Volunteering & Corporate Baby Boomers
I recently heard someone say that the reason volunteering and mission are so important to Millenials is that they're not stupid: they watched a significant portion of Baby Boomers realize what was important to them, and decided to skip to the end of the story. If it's true, it's pretty brilliant, really.
A later conversation brought up the point: if a business could figure out how to meaningfully engage boomers in a way that leads to higher levels of satisfaction, and retained them in the work force for another 3-5 years, what could that mean for economic impact?
It could mean a lot. So this got me thinking: what would a corporate volunteer program need to look like in order to provide meaningful engagement to the boomer, add value to a corporation and also add value to a NonProfit (although the last one seems obvious.) It turns out that the Taproot Foundation had been wondering the same thing, and undertook a study in 2007 to do some digging.
If you're interested in building CSR programs that are relevant to your Corporate Baby Boomers (CBBs as referred in the article) Here are points to consider, with of course, my commentary
CBBs EXPECT TO VOLUNTEER
They also want volunteer opportunities to be as flexible as their work schedules.
CBBs HAVE HIGH EXPECTATIONS AND DEMANDS
It's almost a requirement to ensure volunteer activity to be a 'right' fit for their skills and desired development opportunities.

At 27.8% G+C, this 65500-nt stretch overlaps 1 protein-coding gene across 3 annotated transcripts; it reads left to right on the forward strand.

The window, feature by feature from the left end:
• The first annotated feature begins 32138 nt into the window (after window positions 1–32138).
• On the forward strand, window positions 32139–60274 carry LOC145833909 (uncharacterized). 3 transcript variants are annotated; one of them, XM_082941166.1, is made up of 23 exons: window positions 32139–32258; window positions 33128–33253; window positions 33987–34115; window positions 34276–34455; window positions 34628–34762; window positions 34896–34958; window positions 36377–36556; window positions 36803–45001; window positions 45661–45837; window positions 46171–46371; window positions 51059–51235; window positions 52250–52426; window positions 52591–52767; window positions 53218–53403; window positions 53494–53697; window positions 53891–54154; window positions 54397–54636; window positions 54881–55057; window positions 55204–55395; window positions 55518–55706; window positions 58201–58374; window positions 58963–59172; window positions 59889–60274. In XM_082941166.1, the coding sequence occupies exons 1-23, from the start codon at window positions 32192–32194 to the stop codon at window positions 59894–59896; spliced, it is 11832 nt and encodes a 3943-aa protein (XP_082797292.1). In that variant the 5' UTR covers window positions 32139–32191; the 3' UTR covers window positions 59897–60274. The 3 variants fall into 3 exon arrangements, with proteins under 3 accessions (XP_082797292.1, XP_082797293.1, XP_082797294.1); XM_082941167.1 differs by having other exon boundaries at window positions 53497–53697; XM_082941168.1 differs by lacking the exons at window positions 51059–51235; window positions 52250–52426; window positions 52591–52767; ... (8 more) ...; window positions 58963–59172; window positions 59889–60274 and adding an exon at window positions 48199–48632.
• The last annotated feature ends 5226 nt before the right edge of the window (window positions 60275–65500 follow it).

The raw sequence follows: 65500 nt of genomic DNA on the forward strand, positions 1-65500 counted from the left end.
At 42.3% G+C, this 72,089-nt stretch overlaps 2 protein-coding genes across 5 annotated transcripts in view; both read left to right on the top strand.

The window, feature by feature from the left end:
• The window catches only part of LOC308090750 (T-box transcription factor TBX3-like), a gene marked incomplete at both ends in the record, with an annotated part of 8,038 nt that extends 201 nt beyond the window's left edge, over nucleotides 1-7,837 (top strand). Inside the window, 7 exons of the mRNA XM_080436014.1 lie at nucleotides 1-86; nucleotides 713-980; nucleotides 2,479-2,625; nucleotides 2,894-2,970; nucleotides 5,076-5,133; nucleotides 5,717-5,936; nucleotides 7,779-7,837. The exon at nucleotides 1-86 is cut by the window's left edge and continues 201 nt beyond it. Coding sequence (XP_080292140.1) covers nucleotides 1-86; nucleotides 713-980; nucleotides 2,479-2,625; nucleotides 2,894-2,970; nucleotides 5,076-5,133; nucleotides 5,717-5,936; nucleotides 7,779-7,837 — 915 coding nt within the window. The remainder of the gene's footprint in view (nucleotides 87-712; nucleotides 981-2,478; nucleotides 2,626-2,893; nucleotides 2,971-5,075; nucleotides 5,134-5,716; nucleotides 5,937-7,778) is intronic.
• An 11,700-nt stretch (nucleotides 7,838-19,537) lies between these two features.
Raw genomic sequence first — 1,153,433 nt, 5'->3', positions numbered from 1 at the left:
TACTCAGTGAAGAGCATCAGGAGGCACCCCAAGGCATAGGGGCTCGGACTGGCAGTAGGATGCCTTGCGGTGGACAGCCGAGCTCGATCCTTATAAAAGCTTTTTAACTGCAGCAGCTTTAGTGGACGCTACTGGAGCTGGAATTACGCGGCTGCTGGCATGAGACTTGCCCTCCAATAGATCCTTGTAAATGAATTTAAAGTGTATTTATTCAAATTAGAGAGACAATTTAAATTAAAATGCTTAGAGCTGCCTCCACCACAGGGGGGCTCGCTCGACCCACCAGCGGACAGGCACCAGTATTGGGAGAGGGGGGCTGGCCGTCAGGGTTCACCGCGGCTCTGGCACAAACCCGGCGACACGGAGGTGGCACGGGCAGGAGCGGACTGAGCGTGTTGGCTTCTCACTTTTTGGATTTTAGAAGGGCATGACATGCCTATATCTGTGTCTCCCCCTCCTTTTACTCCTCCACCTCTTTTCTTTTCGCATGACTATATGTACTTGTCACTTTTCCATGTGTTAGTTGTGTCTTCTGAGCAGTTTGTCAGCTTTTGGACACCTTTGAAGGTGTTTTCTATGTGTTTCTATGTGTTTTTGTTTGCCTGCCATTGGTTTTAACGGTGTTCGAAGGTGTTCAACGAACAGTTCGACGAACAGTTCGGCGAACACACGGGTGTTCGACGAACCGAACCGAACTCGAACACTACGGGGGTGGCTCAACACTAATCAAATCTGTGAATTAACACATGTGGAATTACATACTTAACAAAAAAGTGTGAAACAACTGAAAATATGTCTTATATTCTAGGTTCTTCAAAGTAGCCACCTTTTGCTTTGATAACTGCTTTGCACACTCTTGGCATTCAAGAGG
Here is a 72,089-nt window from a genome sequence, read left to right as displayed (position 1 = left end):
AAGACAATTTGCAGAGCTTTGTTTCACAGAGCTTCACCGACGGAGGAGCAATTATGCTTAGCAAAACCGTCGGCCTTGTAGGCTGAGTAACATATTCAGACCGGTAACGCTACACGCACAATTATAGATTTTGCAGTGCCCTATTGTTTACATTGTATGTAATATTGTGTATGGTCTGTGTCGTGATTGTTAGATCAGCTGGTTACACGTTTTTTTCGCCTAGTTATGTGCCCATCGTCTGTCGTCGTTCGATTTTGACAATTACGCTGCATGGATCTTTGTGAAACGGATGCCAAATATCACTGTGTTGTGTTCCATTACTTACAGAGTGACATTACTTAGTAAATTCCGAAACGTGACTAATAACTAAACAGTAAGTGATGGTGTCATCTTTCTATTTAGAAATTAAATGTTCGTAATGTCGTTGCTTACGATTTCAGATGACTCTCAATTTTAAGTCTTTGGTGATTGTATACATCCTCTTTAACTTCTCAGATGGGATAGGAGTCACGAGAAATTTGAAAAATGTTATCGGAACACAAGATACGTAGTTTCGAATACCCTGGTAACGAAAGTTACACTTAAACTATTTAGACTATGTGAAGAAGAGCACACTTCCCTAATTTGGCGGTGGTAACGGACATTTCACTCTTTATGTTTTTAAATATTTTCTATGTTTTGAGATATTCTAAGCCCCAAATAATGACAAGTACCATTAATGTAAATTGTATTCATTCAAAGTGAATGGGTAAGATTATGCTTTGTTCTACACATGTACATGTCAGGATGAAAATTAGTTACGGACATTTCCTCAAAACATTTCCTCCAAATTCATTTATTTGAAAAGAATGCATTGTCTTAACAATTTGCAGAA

CBBs WANT STRUCTURED OPPORTUNITIES USING SKILLS
Creating programs with clear expectations and firm begin and end dates for engagement will yield the best results.
Of course, the article also called out points for the Nonprofit organizations as well.
NEED FOR A LARGE NUMBER OF CBBs WITH RELEVANT SKILLS
If you're not trying to reach out to this demographic you're missing a huge opportunity.
REACHING CBBs IS CHALLENGING
Helping establish corporate pro-bono programs or specific volunteer opportunities for this demographic may be useful.
I thought this study was interesting on many different levels. In particular the fact that in 8 years, the conversation hasn't changed, but the primary players have: almost any of these points could be easily applied to Millenial research as well. Were you surprised?